Texas Gov. Greg Abbott pledges to make it ‘fiscally impossible’ to defund police

Abbott: Cities that slash police budgets should ‘lose access to all of their tax revenue’

Gov. Greg Abbott will hold a roundtable on his legislative policing priorities.

Texas Gov. Greg Abbott said the state legislature must pass laws that make it “fiscally impossible” for cities to reduce their police budgets.

Abbott made the comments Thursday in a roundtable on public safety that was held with several law enforcement officials from across the state.

“We must make it fiscally impossible for cities to defund police,” Abbott said. “This session, Texas must pass laws that give cities a clear choice — either fulfill their duty to keep their residents safe or lose access to all of their tax revenue.”

One bill filed in the Texas House, HB 638, would prohibit municipalities from adopting a budget if “public safety service” funds are cut. Another bill, filed by San Antonio Rep. Steve Allison, would institute a referendum if public safety funds are cut by more than 5%.

Policing has become a priority for elected officials and activists alike after George Floyd died at the hands of a former Minneapolis police officer on May 25, 2020.

While activists have been advocating reducing police budgets and reallocating the funds to social services, Abbott has touted legislation that would dismantle reform efforts.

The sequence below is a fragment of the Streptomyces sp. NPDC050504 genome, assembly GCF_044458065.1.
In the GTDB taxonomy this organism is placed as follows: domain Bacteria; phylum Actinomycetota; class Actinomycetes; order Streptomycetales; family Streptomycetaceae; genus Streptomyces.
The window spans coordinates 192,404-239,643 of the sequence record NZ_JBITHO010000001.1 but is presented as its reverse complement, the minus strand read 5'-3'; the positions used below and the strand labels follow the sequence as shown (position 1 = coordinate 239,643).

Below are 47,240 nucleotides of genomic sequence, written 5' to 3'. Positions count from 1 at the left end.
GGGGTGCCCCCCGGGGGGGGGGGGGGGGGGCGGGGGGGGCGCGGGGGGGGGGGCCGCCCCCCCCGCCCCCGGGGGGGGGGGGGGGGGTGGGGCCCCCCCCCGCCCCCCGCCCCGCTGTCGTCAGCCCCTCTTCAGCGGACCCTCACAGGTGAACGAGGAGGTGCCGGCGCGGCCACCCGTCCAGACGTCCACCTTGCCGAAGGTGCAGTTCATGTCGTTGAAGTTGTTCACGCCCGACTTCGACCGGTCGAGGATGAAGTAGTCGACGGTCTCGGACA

“Texas is a law and order state and we are going to ensure that we keep it that way,” Abbott said.

Previously, the governor proposed freezing property tax levels for any city that reduces its law enforcement budget for any reason. Abbott has also been said to consider having the state take over the Austin Police Department, controlling its operations and budget decisions at the city’s expense.

The heavy-handed approach is an unusual step for a governor who typically brands himself as a conservative, San Antonio Mayor Ron Nirenberg noted.

“Is it any surprise that the so-called ‘small government’ bureaucrats in Austin are playing Big Brother again,” Nirenberg previously told KSAT.

The mayor has previously said the governor’s plans will not affect how San Antonio reviews its budget.

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About the Author:

Fares Sabawi has been a journalist in San Antonio for three years. He has covered several topics, but specializes in crime, courts and data visualization.